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Dreams Paperback – April 5, 2011


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Product Details

  • Paperback: 624 pages
  • Publisher: Seven Stories Press (April 5, 2011)
  • Language: English
  • ISBN-10: 1583229302
  • ISBN-13: 978-1583229309
  • Product Dimensions: 6 x 1.7 x 9 inches
  • Shipping Weight: 1.4 pounds (View shipping rates and policies)
  • Average Customer Review: 3.6 out of 5 stars  See all reviews (10 customer reviews)
  • Amazon Best Sellers Rank: #694,354 in Books (See Top 100 in Books)

Editorial Reviews

About the Author

Activist, philosopher, teacher, and leading voice of uncompromising dissent, DERRICK JENSEN holds degrees in creative writing and mineral engineering physics. In 2008, he was named one of the Utne Reader’s "50 Visionaries Who Are Changing Your World," and in 2006 he was named Press Action’s Person of the Year for his work on the book Endgame. He lives in California. 

Customer Reviews

I am very glad I spent many days reading this book and taking notes.
Guttersnipe Das
Unfortunately, people rush to blame Christianity instead of focusing the blame on the individual person where the blame rightfully belongs.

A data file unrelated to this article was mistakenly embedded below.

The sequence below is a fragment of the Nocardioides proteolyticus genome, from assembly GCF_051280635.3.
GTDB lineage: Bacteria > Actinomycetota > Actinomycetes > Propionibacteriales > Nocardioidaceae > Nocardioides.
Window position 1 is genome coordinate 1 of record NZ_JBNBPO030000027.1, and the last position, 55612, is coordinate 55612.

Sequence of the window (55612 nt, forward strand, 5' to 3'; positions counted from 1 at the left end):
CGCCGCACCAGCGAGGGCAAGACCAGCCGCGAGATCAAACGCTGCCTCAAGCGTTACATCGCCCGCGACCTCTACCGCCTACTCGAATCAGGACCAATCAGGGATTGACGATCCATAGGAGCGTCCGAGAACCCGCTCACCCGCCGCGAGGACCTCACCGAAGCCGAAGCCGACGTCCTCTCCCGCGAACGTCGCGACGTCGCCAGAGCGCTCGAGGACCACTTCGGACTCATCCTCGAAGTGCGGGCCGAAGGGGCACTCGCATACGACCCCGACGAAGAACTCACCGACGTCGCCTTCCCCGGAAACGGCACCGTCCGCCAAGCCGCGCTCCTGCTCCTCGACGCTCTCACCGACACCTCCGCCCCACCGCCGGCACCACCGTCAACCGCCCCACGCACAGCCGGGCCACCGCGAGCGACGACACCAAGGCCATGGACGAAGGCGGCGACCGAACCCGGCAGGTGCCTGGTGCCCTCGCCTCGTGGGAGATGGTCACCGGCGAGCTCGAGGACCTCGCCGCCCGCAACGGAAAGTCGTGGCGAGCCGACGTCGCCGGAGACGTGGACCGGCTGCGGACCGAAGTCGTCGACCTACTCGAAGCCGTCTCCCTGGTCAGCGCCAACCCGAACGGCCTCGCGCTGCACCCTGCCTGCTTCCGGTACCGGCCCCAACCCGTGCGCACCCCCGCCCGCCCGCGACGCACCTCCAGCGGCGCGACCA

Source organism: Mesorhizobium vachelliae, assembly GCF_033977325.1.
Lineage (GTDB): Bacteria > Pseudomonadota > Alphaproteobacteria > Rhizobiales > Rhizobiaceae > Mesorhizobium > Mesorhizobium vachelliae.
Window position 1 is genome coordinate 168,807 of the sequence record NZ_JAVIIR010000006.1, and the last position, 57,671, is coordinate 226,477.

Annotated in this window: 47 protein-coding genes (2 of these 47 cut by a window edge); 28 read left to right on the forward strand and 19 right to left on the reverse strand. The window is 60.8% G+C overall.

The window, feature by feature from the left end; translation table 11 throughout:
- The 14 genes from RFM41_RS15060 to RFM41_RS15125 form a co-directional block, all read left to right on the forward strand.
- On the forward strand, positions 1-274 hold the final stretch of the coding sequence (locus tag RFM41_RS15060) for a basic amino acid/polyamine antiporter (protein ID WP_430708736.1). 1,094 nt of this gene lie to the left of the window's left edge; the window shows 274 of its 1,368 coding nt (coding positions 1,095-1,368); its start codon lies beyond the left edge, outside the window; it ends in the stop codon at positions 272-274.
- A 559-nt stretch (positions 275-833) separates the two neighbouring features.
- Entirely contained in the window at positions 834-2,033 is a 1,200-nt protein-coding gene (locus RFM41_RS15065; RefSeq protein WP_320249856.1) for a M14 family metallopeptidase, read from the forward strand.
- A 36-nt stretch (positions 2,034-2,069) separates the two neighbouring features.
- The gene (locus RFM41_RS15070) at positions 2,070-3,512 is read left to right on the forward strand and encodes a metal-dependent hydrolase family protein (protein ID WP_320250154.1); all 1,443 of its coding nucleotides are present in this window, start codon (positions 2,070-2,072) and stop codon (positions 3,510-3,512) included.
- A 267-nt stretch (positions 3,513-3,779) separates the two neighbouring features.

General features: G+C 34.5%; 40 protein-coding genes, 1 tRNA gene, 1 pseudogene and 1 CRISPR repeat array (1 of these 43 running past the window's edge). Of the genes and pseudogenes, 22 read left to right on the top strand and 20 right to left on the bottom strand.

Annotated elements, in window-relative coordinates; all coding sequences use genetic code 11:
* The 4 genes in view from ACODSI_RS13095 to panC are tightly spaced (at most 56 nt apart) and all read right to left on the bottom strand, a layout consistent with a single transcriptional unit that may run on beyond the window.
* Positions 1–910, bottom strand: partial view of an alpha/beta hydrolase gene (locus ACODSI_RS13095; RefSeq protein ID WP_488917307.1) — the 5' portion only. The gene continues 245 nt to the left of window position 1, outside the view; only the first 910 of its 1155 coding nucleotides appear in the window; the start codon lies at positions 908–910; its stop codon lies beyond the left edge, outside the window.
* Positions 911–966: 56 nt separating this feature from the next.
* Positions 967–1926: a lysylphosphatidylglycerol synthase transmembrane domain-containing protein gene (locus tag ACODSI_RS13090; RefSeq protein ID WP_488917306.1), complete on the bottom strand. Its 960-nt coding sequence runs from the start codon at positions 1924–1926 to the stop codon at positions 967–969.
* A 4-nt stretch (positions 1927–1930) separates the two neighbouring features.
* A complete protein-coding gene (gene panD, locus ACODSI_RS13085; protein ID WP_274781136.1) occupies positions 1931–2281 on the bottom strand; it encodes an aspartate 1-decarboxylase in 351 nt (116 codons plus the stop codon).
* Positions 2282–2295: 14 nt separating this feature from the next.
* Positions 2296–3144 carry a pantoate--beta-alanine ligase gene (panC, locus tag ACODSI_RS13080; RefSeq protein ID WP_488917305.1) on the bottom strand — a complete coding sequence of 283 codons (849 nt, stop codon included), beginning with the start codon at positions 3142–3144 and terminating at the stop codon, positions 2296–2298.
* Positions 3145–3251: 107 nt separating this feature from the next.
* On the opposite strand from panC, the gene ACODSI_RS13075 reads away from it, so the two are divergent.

puke skybarfer
To be clear, his ideas don't upset me, his unfocused rehashing of old themes does.
Dena

Most Helpful Customer Reviews

27 of 28 people found the following review helpful By Guttersnipe Das on September 25, 2011
Format: Paperback
A few years ago I began to read books about ecology and climate. First I read books like Thomas Friedman's Hot Flat and Crowded, that claims we can use a "green revolution" to save the earth and get rich. It's embarrassing to think that just four years ago this seemed to me a reasonable idea. Then I read the more serious books, that argued that profound sacrifice would be necessary: Orr, Brown, McKibben.

Meanwhile, natural communities are destroyed at ever-increasing pace. Meanwhile, government and business are wholly unwilling to make real changes to avert destruction. They can't even manage hollow gestures and window dressing! Meanwhile, many of the smartest and best people I know -- who appear otherwise thoughtful -- say they can't be bothered or hide themselves away in easy nihilism or nauseating New Age vapidity.

People act as if they had someplace else to live. They appear to be waiting for an new iphone application that will save the Earth in just one click.

Now here is Derrick Jensen, every cell in his body radiating outrage, kicking in all directions in his fury. I think Derrick Jensen is wrong about plenty of things. I only wish that he was wrong about the things that matter most. He's not wrong. He's right: there is no reason to believe that the system of which we are a part, and which is destroying the Earth, is going to voluntarily dismantle itself for the good of all. It isn't going to happen.

I groaned aloud when Jensen related yet another zombie nightmare but the zombie metaphor is hideously apt: what are we doing but moving in stunned lockstep toward the destruction of the basis of our own lives and spirits?